Iraqi troops free two men from Islamic State captivity in Kirkuk

A Shi’ite volunteer wearing a mask, who has joined the Iraqi army to fight against the predominantly Sunni militants from the radical Islamic State of Iraq and the Levant (ISIL), looks on during a parade on a street in Kanaan, Diyala province, June 26, 2014.

Kirkuk ( – Iraqi police forces freed on Sunday two citizens from Islamic State captivity in the northern province of Kirkuk, the Federal Police Command said.

Hazem Ahmed and Basem Raheem were taken captive by Islamic State militants two weeks ago in southern Kirkuk, Iraqi news website Alghad Press quoted the command as saying in a press statement.

The operation was carried out based on intelligence information in the Zaghiton Valley in Kirkuk, added the command.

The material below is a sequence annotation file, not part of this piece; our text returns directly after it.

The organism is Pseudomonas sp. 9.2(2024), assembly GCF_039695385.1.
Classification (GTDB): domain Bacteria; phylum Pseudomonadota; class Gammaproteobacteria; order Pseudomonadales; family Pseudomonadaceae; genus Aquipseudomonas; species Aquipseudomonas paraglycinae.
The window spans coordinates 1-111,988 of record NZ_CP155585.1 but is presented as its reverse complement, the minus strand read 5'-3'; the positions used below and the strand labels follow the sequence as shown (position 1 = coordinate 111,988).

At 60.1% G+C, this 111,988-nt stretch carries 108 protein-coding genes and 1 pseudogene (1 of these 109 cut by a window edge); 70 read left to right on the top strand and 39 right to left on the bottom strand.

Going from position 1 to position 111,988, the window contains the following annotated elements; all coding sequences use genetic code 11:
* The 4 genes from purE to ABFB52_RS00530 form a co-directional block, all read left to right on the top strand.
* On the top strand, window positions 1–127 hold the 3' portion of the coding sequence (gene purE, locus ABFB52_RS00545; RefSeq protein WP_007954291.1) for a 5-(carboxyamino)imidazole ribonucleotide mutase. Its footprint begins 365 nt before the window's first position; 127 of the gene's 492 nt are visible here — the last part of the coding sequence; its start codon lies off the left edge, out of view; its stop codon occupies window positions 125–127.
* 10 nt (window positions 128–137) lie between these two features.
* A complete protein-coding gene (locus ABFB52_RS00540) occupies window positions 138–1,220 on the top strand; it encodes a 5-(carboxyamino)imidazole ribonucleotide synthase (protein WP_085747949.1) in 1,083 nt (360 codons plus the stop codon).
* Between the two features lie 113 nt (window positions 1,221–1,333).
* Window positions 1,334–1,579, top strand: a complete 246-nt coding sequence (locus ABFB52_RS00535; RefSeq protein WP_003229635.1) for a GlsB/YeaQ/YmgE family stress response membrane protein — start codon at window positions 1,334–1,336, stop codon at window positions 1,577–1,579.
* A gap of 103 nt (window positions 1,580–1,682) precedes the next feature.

Iraq declared the collapse of Islamic State’s territorial influence in November 2017 with the recapture of Rawa, a city on Anbar’s western borders with Syria, which was the group’s last bastion in Iraq.

IS declared a self-styled “caliphate” in a third of Iraq and neighboring Syria in 2014. A government campaign, backed by a U.S.-led international coalition and paramilitary forces, was launched in 2016 to retake IS-held regions, managing to retake all havens, most notably the city of Mosul, the group’s previously proclaimed capital.

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